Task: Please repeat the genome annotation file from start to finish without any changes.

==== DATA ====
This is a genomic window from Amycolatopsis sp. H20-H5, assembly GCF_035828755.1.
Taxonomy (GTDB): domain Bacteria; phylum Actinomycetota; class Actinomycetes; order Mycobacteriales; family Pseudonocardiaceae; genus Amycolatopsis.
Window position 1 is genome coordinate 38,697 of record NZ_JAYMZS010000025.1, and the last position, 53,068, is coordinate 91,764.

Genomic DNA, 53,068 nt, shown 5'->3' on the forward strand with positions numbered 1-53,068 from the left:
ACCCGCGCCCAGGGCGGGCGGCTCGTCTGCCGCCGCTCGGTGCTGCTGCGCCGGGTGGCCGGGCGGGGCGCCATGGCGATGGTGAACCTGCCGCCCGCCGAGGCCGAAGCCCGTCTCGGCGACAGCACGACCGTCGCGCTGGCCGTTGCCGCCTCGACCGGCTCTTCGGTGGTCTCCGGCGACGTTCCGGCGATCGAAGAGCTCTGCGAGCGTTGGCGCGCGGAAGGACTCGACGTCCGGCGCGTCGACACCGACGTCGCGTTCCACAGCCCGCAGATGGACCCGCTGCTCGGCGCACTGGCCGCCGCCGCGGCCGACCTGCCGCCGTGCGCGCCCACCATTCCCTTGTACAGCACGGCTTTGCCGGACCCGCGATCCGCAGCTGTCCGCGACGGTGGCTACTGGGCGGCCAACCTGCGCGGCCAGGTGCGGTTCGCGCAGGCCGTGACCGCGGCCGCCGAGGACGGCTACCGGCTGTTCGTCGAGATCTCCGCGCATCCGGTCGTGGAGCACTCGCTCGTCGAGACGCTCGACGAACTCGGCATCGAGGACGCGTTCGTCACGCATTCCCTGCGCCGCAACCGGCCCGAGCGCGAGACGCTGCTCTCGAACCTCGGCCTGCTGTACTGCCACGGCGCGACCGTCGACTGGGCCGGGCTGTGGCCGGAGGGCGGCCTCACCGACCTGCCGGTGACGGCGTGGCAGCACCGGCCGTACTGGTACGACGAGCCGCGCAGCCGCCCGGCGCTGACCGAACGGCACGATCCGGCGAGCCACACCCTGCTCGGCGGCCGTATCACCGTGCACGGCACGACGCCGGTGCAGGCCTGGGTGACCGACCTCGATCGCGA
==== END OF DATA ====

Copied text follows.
This is a genomic window from Amycolatopsis sp. H20-H5, assembly GCF_035828755.1.
Taxonomy (GTDB): domain Bacteria; phylum Actinomycetota; class Actinomycetes; order Mycobacteriales; family Pseudonocardiaceae; genus Amycolatopsis.
Window position 1 is genome coordinate 38,697 of record NZ_JAYMZS010000025.1, and the last position, 53,068, is coordinate 91,764.

Genomic DNA, 53,068 nt, shown 5'->3' on the forward strand with positions numbered 1-53,068 from the left:
ACCCGCGCCCAGGGCGGGCGGCTCGTCTGCCGCCGCTCGGTGCTGCTGCGCCGGGTGGCCGGGCGGGGCGCCATGGCGATGGTGAACCTGCCGCCCGCCGAGGCCGAAGCCCGTCTCGGCGACAGCACGACCGTCGCGCTGGCCGTTGCCGCCTCGACCGGCTCTTCGGTGGTCTCCGGCGACGTTCCGGCGATCGAAGAGCTCTGCGAGCGTTGGCGCGCGGAAGGACTCGACGTCCGGCGCGTCGACACCGACGTCGCGTTCCACAGCCCGCAGATGGACCCGCTGCTCGGCGCACTGGCCGCCGCCGCGGCCGACCTGCCGCCGTGCGCGCCCACCATTCCCTTGTACAGCACGGCTTTGCCGGACCCGCGATCCGCAGCTGTCCGCGACGGTGGCTACTGGGCGGCCAACCTGCGCGGCCAGGTGCGGTTCGCGCAGGCCGTGACCGCGGCCGCCGAGGACGGCTACCGGCTGTTCGTCGAGATCTCCGCGCATCCGGTCGTGGAGCACTCGCTCGTCGAGACGCTCGACGAACTCGGCATCGAGGACGCGTTCGTCACGCATTCCCTGCGCCGCAACCGGCCCGAGCGCGAGACGCTGCTCTCGAACCTCGGCCTGCTGTACTGCCACGGCGCGACCGTCGACTGGGCCGGGCTGTGGCCGGAGGGCGGCCTCACCGACCTGCCGGTGACGGCGTGGCAGCACCGGCCGTACTGGTACGACGAGCCGCGCAGCCGCCCGGCGCTGACCGAACGGCACGATCCGGCGAGCCACACCCTGCTCGGCGGCCGTATCACCGTGCACGGCACGACGCCGGTGCAGGCCTGGGTGACCGACCTCGATCGCGA